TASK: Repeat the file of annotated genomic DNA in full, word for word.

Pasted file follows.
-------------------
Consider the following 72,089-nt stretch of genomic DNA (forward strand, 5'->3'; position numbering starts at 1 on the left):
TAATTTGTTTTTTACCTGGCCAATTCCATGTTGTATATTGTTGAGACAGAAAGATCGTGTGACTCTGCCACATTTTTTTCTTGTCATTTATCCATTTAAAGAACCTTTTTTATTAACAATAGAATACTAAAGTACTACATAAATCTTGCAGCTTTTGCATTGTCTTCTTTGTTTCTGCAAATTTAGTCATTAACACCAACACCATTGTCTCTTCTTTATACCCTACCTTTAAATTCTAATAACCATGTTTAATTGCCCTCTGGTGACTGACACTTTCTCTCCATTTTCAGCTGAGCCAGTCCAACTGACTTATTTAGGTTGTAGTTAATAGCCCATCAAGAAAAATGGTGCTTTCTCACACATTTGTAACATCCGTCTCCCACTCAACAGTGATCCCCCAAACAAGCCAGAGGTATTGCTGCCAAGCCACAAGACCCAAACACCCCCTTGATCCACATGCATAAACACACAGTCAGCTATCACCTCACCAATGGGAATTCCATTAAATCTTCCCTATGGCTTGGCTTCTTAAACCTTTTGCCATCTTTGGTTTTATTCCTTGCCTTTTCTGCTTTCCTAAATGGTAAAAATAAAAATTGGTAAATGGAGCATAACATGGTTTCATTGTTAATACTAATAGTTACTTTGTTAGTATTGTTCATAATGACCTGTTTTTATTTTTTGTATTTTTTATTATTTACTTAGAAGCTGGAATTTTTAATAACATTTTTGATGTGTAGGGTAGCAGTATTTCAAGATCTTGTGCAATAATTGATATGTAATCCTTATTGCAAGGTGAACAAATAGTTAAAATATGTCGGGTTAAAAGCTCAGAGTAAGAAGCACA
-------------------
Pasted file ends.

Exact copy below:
Consider the following 72,089-nt stretch of genomic DNA (forward strand, 5'->3'; position numbering starts at 1 on the left):
TAATTTGTTTTTTACCTGGCCAATTCCATGTTGTATATTGTTGAGACAGAAAGATCGTGTGACTCTGCCACATTTTTTTCTTGTCATTTATCCATTTAAAGAACCTTTTTTATTAACAATAGAATACTAAAGTACTACATAAATCTTGCAGCTTTTGCATTGTCTTCTTTGTTTCTGCAAATTTAGTCATTAACACCAACACCATTGTCTCTTCTTTATACCCTACCTTTAAATTCTAATAACCATGTTTAATTGCCCTCTGGTGACTGACACTTTCTCTCCATTTTCAGCTGAGCCAGTCCAACTGACTTATTTAGGTTGTAGTTAATAGCCCATCAAGAAAAATGGTGCTTTCTCACACATTTGTAACATCCGTCTCCCACTCAACAGTGATCCCCCAAACAAGCCAGAGGTATTGCTGCCAAGCCACAAGACCCAAACACCCCCTTGATCCACATGCATAAACACACAGTCAGCTATCACCTCACCAATGGGAATTCCATTAAATCTTCCCTATGGCTTGGCTTCTTAAACCTTTTGCCATCTTTGGTTTTATTCCTTGCCTTTTCTGCTTTCCTAAATGGTAAAAATAAAAATTGGTAAATGGAGCATAACATGGTTTCATTGTTAATACTAATAGTTACTTTGTTAGTATTGTTCATAATGACCTGTTTTTATTTTTTGTATTTTTTATTATTTACTTAGAAGCTGGAATTTTTAATAACATTTTTGATGTGTAGGGTAGCAGTATTTCAAGATCTTGTGCAATAATTGATATGTAATCCTTATTGCAAGGTGAACAAATAGTTAAAATATGTCGGGTTAAAAGCTCAGAGTAAGAAGCACA